You are what you eat


In this diet-crazed world we live in, it can be hard to find healthy options. Every time we turn around, someone is telling us about the newest way to lose weight or the next super fruit that will cure all of your ailments. And the next day, they tell us they were wrong and now have something better. Even Snapple, who claimed to make their famous tea product from "the best stuff on earth," has now found "better stuff." In reality, they didn't find "better stuff" — they decided to use less processed ingredients and more natural ones. That should be a lesson to us all: The more natural something is, the better it will be. That goes for everything, including meat. So why does America continue to eat the meat-like product called luncheon meat?

Luncheon meats, also known as cold cuts and deli meats, consist of things we know as turkey, ham, roast beef, bologna, salami and more. These meats are different from regular meats because they have been processed with food additives to preserve the shelf life. These additives, known as nitrites and nitrite salts, allow these lunch meats to keep their distinct pink color and savory taste that consumers are used to. These additives also prevent against deadly food-borne illnesses from forming on the meat, most namely botulism. As helpful as these additives are, they can do great harm to the human body in two ways. Nitrites are salts, and they add a lot of sodium into the diet. A high-sodium diet can lead to hypertension — or high blood pressure — which is a major contributing factor to heart disease. Second, and more importantly, these nitrites combine with compounds in your stomach acids to form nitrosamines, which are carcinogenic. These compounds have been linked to stomach, esophageal, liver cancers and many more. A survey by the National Cancer Institute suggests that those who ate the most red and processed meats had heightened risks of developing any stage of prostate cancer, or advanced cancer in particular, according to a Nov. 5 Reuters article.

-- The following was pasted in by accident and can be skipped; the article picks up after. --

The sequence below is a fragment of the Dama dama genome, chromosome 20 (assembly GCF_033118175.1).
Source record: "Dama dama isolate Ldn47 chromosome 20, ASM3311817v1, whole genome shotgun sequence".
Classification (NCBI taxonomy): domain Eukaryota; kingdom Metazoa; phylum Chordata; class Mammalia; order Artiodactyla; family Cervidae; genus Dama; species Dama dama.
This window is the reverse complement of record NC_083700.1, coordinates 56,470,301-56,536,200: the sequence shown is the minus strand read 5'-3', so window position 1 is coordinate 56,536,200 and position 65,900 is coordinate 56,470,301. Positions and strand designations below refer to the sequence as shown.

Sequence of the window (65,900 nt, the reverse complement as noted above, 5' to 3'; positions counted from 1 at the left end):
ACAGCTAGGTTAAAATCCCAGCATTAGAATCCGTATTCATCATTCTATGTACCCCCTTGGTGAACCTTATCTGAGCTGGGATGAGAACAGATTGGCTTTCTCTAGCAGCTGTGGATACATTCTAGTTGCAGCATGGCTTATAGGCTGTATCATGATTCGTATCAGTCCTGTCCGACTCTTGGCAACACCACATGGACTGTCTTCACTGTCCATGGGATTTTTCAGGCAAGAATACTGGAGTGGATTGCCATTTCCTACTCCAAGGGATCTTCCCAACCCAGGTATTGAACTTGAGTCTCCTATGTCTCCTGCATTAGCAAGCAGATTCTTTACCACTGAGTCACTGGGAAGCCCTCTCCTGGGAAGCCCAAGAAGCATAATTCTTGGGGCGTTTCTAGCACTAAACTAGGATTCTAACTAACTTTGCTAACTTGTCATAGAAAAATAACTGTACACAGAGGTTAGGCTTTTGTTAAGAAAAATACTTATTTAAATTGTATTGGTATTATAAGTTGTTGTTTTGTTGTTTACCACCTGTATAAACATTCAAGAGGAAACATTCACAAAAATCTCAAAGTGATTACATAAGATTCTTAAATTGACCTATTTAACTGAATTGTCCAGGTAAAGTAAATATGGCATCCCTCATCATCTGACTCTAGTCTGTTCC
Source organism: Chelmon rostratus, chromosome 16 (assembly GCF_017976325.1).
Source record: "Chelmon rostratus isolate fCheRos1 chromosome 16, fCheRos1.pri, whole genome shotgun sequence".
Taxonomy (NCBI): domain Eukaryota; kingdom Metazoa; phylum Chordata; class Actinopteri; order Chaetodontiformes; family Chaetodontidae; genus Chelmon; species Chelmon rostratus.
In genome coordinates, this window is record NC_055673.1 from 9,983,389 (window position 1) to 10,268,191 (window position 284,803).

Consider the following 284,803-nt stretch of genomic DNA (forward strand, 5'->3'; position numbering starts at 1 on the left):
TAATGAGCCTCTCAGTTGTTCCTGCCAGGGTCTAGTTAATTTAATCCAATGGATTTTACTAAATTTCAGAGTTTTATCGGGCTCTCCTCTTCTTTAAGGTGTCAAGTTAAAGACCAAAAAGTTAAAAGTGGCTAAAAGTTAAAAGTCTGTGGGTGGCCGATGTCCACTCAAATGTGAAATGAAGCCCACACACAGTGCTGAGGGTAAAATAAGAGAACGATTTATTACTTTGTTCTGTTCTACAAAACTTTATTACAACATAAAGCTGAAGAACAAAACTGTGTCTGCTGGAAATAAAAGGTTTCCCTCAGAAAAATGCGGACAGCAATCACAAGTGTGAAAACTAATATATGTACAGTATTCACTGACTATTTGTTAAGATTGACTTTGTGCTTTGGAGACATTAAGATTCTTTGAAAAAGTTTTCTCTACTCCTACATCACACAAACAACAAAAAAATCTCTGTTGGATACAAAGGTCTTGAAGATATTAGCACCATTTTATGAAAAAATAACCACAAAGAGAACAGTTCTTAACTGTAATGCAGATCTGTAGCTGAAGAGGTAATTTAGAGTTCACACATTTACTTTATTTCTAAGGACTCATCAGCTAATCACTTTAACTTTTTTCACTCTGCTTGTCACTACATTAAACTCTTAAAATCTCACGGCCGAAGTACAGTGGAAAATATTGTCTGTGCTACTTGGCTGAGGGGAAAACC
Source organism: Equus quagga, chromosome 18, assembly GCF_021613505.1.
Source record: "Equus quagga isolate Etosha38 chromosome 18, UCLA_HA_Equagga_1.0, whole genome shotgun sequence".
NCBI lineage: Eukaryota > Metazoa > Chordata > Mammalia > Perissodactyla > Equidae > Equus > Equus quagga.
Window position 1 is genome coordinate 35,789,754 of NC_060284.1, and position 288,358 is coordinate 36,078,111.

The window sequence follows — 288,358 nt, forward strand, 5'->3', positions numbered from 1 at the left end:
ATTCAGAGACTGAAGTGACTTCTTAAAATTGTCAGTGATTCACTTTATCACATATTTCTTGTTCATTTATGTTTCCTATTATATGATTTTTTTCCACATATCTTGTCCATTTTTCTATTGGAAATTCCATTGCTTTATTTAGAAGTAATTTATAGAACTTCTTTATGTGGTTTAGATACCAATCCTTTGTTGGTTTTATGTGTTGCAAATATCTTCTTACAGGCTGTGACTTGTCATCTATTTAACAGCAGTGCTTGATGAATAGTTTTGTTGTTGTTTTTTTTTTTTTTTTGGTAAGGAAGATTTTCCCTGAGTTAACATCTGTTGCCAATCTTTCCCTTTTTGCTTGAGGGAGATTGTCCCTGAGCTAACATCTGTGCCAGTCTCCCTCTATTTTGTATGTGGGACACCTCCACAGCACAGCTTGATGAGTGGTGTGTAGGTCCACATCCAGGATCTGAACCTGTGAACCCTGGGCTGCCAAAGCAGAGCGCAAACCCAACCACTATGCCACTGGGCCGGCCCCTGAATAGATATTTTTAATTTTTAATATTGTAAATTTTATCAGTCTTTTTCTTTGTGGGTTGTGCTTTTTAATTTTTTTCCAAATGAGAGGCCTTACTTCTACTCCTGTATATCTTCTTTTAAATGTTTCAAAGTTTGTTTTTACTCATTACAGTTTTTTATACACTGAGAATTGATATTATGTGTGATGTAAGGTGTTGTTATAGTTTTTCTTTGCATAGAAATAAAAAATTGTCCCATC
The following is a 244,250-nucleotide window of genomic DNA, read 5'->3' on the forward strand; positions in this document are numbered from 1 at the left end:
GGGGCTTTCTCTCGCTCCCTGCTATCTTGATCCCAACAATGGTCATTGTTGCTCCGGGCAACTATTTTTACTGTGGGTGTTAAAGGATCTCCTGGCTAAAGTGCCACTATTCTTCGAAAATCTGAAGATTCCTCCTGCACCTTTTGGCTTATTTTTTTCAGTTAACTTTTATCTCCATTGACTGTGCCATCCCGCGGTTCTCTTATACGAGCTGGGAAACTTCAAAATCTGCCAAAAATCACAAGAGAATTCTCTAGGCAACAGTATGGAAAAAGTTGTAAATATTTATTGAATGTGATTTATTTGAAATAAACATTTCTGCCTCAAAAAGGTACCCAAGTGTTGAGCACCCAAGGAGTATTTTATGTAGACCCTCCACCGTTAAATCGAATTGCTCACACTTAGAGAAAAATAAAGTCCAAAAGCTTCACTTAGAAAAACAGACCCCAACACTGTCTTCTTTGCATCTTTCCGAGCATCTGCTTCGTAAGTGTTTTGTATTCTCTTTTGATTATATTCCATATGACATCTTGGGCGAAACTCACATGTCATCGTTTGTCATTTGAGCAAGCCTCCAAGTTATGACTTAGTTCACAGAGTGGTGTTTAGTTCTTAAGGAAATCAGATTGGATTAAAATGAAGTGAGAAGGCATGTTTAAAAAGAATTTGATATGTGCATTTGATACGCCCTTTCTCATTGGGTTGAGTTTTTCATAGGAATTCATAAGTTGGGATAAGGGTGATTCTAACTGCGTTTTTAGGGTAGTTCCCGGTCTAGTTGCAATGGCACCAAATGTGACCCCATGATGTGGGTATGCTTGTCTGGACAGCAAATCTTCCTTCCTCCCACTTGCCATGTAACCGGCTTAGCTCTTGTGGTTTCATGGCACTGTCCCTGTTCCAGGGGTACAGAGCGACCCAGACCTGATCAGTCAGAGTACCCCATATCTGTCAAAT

The second thing you should know about lunch meat is the second way the government has approved to process these meats. In April 2006, the Food and Drug Administration approved lunch meats to be sprayed with a combination of six live viruses to prevent against food-borne bacteria. That's right, not only is the American consumer eating meat that has the potential to cause cancer, they are now ingesting live viruses at the same time. Yes, the viruses prevent against deadly bacteria, but do we really want to eat those either?

The third and most important fact that you should know about luncheon meats is that they can be made from mechanically separated meat. Now this may not sound gross, but the next time you have a second, Google image search it. Mechanically separated meat is meat separated from the animal bone by a machine instead of a butcher. In this process, the meat is shredded into a pink slurry, which has the appearance of strawberry frozen yogurt. Also there is a certain amount of bone and connective tissue allowed to be in this flowing meat-like substance.

All of these things are completely government regulated and permitted for lunch meats. I tell you these things not to make you lose your appetite, but to make you realize that you may not know the facts about what you eat. I encourage you to read all of the ingredients for the food you eat and look up the facts about how these things are made. More importantly, I encourage you to only eat foods that you can understand how they are made without an extensive lesson. We read countless articles and do the research on everything else in our lives, but not the food that we eat, the food we put into our body. Why is your car, home, television or cell phone more important than your body? So the next time you are looking for a healthy lunch, I hope you will stay away from the deli line, and maybe put a little more thought into how you are going to fuel your body.

Anna Norcia is a School of Environmental and Biological Sciences senior majoring in nutritional sciences. Her column, "Just the Facts", runs on alternate Mondays.


Anna Norcia

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